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#2 MrBruce1959

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Posted 01 March 2010 - 11:57 AM

Well for beginners a temp of 82c is running hot and can cause problems and damage over the long term. (perhaps the damage has already been done in this case)

I would suggest taking the processor heatsink off and cleaning the processors header and heatsink's bottom and applying thermal paste. (Just enough to cover the hearder with a thin layer)

Make sure the procesor fan is spinning freely and is allowed to increase speed when more cooling is needed.

Using a cooling pad (found at most computer assessories stores) can help keep things cool while you are runing this convertxdvd program.
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#3 computergeek522

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Posted 01 March 2010 - 12:04 PM

Thanks for the suggestions.

I have already been using a cooling pad. As a matter of fact, I bought one when I first got the laptop, so I have been using one since before the shutdown issue ever started.

I even bought a new AC adapter, thinking it might be a power supply issue. That is definitely not it, though, since the problem has persisted. Luckily, the adapter I bought was able to be returned.

I think I'm going to just take it to one of the repair shops in town and see what they can find out. I'll get them to go in and clean all the components, and if something needs to be replaced....well, so be it. I paid way too much for this laptop to have it become a paperweight in just over a year.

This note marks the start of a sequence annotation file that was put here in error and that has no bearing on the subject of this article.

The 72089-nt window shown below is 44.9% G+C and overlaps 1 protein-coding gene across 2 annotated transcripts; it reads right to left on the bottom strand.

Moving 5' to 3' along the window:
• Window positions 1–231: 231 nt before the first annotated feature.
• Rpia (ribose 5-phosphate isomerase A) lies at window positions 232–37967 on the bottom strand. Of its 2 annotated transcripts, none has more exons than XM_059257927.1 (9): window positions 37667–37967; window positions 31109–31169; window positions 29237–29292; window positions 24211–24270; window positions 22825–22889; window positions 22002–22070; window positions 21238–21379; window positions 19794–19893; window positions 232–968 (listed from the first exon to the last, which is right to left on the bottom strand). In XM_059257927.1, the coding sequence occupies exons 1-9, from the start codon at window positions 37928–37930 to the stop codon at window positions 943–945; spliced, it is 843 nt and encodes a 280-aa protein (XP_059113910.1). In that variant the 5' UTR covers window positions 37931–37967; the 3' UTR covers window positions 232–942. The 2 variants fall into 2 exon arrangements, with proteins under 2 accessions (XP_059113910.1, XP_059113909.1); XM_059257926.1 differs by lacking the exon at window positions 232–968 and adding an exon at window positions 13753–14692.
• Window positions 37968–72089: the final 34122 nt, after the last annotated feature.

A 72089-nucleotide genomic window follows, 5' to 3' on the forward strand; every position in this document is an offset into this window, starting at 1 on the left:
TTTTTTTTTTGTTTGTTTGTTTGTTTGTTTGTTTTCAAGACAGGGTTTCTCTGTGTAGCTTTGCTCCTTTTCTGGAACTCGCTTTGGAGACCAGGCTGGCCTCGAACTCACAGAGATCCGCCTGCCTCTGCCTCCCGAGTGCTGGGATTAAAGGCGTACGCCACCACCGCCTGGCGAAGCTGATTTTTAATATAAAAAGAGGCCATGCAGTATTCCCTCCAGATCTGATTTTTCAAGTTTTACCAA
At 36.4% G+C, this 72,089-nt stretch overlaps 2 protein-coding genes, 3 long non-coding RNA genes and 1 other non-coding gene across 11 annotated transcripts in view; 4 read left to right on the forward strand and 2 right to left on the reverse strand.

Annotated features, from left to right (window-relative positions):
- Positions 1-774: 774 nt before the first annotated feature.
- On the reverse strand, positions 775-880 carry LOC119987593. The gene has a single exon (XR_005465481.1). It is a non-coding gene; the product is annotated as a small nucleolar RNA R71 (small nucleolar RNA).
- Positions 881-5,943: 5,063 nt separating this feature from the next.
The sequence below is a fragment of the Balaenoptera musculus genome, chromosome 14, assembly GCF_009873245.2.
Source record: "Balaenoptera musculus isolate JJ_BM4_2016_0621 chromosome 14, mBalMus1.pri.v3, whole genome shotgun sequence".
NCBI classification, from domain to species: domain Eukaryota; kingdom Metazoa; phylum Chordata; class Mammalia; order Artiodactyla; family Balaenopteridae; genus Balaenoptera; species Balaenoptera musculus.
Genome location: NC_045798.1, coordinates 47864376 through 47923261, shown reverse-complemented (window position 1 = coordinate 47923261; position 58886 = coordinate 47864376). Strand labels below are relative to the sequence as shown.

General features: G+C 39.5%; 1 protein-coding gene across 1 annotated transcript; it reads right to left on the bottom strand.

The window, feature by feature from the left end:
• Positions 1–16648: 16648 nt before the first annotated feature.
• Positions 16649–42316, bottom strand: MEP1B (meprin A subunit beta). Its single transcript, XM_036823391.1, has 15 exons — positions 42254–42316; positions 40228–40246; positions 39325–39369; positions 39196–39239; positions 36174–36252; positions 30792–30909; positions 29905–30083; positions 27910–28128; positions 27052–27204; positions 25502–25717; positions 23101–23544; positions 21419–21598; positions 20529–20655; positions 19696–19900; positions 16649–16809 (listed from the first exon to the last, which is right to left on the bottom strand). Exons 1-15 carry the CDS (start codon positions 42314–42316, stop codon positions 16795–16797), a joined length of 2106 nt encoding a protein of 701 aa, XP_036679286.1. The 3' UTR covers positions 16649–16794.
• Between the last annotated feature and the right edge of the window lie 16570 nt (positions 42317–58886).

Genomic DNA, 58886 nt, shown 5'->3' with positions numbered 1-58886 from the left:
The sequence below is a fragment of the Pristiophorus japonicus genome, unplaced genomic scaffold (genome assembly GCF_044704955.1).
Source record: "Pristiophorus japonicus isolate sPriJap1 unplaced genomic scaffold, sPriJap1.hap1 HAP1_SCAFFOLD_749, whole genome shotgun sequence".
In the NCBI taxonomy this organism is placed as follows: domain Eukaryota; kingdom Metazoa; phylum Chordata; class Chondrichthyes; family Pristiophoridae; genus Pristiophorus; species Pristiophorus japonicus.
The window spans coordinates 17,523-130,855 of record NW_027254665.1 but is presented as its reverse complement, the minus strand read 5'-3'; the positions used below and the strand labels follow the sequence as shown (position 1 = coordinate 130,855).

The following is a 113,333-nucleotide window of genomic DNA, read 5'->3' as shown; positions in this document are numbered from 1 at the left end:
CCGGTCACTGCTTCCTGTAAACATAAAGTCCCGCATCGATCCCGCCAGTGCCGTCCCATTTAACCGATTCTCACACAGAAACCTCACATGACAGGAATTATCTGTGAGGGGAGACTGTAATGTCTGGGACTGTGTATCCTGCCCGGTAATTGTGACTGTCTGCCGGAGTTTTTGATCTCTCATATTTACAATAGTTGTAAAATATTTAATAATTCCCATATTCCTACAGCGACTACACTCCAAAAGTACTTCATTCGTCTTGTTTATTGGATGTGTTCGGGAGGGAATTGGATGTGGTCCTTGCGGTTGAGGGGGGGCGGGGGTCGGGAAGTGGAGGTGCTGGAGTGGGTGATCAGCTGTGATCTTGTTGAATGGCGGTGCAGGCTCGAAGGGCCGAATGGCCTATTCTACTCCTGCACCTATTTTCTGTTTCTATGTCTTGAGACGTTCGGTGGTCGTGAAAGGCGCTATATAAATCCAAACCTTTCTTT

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Dell 15R
Intel Core i5-4200U CPU @ 1.60 GHz
8.00 GB RAM
Windows 8.1, 64-bit

#4 MrBruce1959

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Posted 01 March 2010 - 12:22 PM

Can't argue with you on that note!
Good luck and hope all turns out well for you!
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#5 rowal5555

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Posted 01 March 2010 - 02:30 PM

The 3rd temp you mention is probably your video card (or onboard chip) temp.

Temps can be frustrating to understand. My Acer laptop was getting up in the 90s so I had the heat sink compound replaced and temps dropped by about 45ēC - good stuff. Cost NZ$45.

The Compaq was also getting up in the 90s, so I had the same thing done last week with no discernable difference. (This one was much more difficult to get into and cost me NZ$90 - about US$75 - so I was pretty annoyed, LOL)

I have just got a Pavilion DV6, and in the instructions it says that if temps are around 110ēC, DO NOT OVERCLOCK. Go figure!!!  :thumbsup:

Edited by rowal5555, 01 March 2010 - 02:37 PM.

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#6 matt3

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Posted 01 March 2010 - 05:23 PM

During my research online, I have seen many, many mentions of "thermal paste/compound", and I've seen diagrams of where it should be in terms of the inside of the laptop. I am pretty sure that there is none of that anywhere inside my laptop, and I have certainly never applied any. .

There is theremal paste in between the processer and the heat sink if you didnt put it on then im sure your manufacturer did otherwise your temps would be even higher.